And then we kind of got one after the other. Like the voice of New York, Angie Martinez, and Nia Long, who has that warmth and softness. It was important in making sure that there was a variety of voices that you’re hearing because it is an audio experience, so you want to have those distinct, unique voices telling these stories.

PS: Tell us when you first discovered hip-hop and how that planted the seed for “The Motherlode,” the book and the audio series.
CH: That’s a long story. I think a lot of my love of music in general came from my family and my dad. Our family came here from Guyana. I was born there and came here when I was around 1 year old. A lot of my youth was being engaged in American music, Black American music, and learning and hearing it in the house all the time. We had Whitney Houston, Stevie Wonder, and Michael Jackson, and I remember flipping through those records and feeling a soulfulness fill the house. We had this record player, and once I started being able to discover music on my own and through my sister, it felt like I was taking charge of my own and being able to almost curate my identity through listening to hip-hop records.

I was a child of the ’90s growing up on radio, Hot 97, “Video Music Box,” all the historical archives that basically helped teach me about hip-hop. I saw artists being interviewed on these shows, directors talking about why they made a certain video, or would hear interviews with Da Brat or [Lil’] Kim on the radio. There were all of these ways that I could learn about hip-hop while I was discovering it, and I think that planted a seed of wanting to do that myself. I also loved reading, going to the library, and soaking in information. I wanted to know everything about hip-hop, so in that way, once I began a career in journalism and was able to turn that in the opposite direction, it was natural curiosity that allowed me to be able to be a vessel for these women’s stories because I grew up listening to them.

I cared about them and how they were handled in the industry, and I care about documenting and archiving and having places where we can learn in an organic way that there’s not one version of the story. There might be 100 versions of the story, and each of them helps tell the full [narrative]. You actually made me realize that connection of how I’m basically documenting in a way that I was receiving that documentation when I was younger, so thank you.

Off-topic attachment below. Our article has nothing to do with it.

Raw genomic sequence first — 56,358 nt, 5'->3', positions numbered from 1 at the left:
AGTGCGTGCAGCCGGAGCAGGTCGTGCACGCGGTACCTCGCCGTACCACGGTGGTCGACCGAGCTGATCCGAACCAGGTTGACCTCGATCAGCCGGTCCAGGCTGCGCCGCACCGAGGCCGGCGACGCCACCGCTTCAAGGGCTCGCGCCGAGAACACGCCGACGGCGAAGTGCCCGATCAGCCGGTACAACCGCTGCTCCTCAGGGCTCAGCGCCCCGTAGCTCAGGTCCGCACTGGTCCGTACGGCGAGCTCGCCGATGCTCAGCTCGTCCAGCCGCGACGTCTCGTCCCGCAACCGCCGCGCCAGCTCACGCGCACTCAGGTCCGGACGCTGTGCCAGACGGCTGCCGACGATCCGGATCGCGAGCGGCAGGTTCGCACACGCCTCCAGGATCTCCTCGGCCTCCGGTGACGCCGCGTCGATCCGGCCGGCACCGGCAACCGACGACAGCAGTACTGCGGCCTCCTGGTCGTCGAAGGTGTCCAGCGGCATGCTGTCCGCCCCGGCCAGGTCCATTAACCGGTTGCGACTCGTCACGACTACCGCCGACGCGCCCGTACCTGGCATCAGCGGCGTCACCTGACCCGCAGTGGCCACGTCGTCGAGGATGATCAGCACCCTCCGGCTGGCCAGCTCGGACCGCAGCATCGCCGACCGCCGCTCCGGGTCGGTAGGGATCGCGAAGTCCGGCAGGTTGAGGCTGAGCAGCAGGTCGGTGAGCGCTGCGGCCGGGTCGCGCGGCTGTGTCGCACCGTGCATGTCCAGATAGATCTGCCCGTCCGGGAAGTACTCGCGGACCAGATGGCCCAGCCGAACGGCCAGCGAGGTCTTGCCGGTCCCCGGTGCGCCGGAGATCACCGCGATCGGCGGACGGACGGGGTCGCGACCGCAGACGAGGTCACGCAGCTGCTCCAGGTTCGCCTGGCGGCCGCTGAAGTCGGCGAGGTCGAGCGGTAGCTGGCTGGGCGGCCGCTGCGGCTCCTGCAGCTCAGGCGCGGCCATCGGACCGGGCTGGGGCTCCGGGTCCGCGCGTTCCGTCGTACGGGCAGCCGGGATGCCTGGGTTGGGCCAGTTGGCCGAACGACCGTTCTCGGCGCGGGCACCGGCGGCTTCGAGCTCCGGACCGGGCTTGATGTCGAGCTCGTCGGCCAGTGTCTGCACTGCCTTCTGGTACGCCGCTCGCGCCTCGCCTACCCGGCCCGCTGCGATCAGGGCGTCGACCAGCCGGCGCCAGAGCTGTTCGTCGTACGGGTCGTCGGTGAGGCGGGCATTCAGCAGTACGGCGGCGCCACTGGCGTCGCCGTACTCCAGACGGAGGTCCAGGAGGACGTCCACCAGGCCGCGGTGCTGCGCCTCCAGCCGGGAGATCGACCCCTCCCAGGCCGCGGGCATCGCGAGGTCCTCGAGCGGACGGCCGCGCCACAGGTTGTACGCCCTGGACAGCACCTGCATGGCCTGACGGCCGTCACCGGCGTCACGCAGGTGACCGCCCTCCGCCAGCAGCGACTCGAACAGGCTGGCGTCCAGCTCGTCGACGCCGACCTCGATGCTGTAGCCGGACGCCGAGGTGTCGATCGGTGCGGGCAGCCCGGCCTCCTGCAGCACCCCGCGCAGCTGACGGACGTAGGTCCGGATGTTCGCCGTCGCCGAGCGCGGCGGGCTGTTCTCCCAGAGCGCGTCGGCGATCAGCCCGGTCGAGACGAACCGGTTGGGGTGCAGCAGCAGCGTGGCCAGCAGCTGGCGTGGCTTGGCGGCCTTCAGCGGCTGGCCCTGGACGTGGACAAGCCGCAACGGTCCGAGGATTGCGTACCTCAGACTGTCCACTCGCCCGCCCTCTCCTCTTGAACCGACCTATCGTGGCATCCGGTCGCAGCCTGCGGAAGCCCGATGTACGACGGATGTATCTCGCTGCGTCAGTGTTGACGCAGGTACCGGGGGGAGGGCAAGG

PS: Did you learn anything new while revisiting your book for this audio series?
CH: Yeah, there are definitely artists that I discovered that I hadn’t known about before. And then stories about artists that I already knew that I learned more about. Like MC Lyte, who I knew because my discovery of hip-hop, it came at the tail end of when she was transitioning into a different phase of her career. So there was stuff about her upbringing that I learned and how she trained her voice. The reason that we have this voice, that she can be a narrator in this series, an announcer for award shows, and things like that, goes back to those teenage years when she was training.

The idea was, if I don’t know the women – and I’ve been in hip-hop for almost two decades now writing about it, and then even longer as a fan – then there’s something more that other people can learn, whether they’re fans, enthusiasts, or an everyday listener of hip-hop. There are a lot of nuggets and factoids sprinkled throughout the audio series.

PS: For the people who have already read your book, what else are they going to get out of this audio series?
CH: Well, you get MC Lyte reading Cardi B lyrics. Those moments where the narrators themselves bring the information and the stories alive. What I tend to love about anything that has to do with audio is how intimate it can be. This is one of those things that you can just put on and really get lost in. And I think that intimacy that it allows is something different that even if you have read the book, you might want to hear Angie Martinez reading about Azealia Banks. Or these little nuggets of information as you’re washing dishes or commuting or however you experience it. There’s a surprise around every corner, and I think that element of surprise, joy, and a little bit of sensuality – also in the subject matter is sometimes women talking about sex. That’s fascinating to me, so hopefully it’s fascinating to other people.

“The Motherlode: 100 + Women Who Made Hip Hop” audio series is available on Audible now.